Work is nearing completion on the new Elk Springs water source for North Emery Water Users.
The drill used for the new spring.
The pipeline for the new spring is buried along the rugged canyon.
After nearly six months of construction, one of the most technically challenging spring developments in the history of the state is complete. North Emery Water Users has completed the development of Elk Springs on East Mountain. This spring, which can deliver more than 400 gallons per minute into the system, is an important component in ensuring the district will have adequate water supplies for future development.
The spring was difficult to develop because the source lies at the top of a series of ledges on the northeast end of East Mountain. These cliffs prevented previous attempts at developing the spring from progressing. In total, the ledges fall approximately 900 feet from the top of the mountain to Meetinghouse Canyon below. In the past, the district contemplated using steel pipe and hanging it from the ledges. This simply was not a feasible solution due to freezing and environmental concerns. As a result, a new way of traversing the ledges was required.
Energy West Mining provided the answer. They frequently contract with a drilling company named REI to do coal exploration. REI's drilling technology allows them to drill in any direction and to hit very precise targets. The district retained Jones and DeMille Engineering to engineer and manage the project and the decision was made to proceed.
Funding was provided by the Community Impact Board with a combination loan and grant to the district. In total, the funding package was just over $1.3 million.Energy West assisted by providing substantial support and technical services to the project.
In August 2008, the bids were let and Nielson Construction was awarded the 4.7 mile pipeline and spring development contract and REI was given the opportunity to drill and pull a six inch pipeline through the ledges.
The drilling began in late October, and it was hoped they could be complete by mid December. The rig was set on a pad at the bottom of the canyon where it could be serviced the easiest. The target they were shooting for on the top of the mountain was 900 feet up in elevation and 2,300 feet to the west. In order to meet the requirements of the forest service, the target had to be very exact. They had to hit within about a 15 foot location on the top of the mountain.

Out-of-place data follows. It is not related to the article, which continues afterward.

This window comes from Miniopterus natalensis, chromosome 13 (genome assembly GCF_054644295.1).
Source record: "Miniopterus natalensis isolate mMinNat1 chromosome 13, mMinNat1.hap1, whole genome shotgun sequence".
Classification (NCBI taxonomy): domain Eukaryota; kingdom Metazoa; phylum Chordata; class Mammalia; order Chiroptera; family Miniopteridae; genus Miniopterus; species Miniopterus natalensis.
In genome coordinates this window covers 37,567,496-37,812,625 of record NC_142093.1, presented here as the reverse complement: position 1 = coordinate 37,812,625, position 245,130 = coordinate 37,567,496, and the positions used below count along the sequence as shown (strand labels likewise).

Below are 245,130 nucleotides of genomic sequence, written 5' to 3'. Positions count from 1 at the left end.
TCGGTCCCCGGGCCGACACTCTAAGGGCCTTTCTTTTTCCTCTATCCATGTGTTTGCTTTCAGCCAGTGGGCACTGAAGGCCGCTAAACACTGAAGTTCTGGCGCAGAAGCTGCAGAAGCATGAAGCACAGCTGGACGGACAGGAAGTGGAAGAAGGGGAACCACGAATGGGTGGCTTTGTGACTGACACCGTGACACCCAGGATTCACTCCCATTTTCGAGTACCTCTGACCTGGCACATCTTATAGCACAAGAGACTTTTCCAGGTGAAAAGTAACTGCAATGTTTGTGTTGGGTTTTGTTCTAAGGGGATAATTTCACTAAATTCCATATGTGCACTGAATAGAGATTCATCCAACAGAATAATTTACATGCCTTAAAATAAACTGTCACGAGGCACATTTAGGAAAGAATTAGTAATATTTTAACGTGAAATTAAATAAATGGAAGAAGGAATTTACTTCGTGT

Finally in late December the bit came through the top of the mountain just above the original target. The initial bit was only a two inch bit so a back reaming bit had to be attached to make the first of three passes to enlarge the hole to nine inches.
The first two progressive reamings went well and were completed in a few weeks. The final reaming to enlarge the hole from 7.5 inches to nine inches ran into problems when the bit became trapped in a crack some 200 feet under the surface. For several weeks, various means were tried to free the bit, but eventually, the district had to make a decision to reduce the size of the pipe to be installed in the hole from six inches down to five inches. The bit was retrieved and REI pulled a five inch pipe through the hole.
Nielson Construction worked all winter with REI to keep the roads open and to provide support to the drilling project. In addition, their pipeline project was extremely challenging. They had to fit the pipeline between existing facilities from XTO's natural gas system. In addition, this area is extremely rocky. Many rocks larger than full size pickup trucks had to be moved or broken up to dig the pipeline. On the top of the mountain, Nielson's had to work within a narrow and steep right of way to minimize environmental impacts. The actual spring development had to be developed in an environmentally friendly way to accommodate the private landowners that own the property the spring is located on.
With the pipeline installed and the directional drilling complete, North Emery is currently working with Nielson's and Jones and DeMille to add the water to the district's supplies. As soon as the Division of Drinking Water approves the project, it will be delivered to the water treatment plant. The peak use of water within the system occurs between April and June, so the completion of the project is very timely for the district's customers.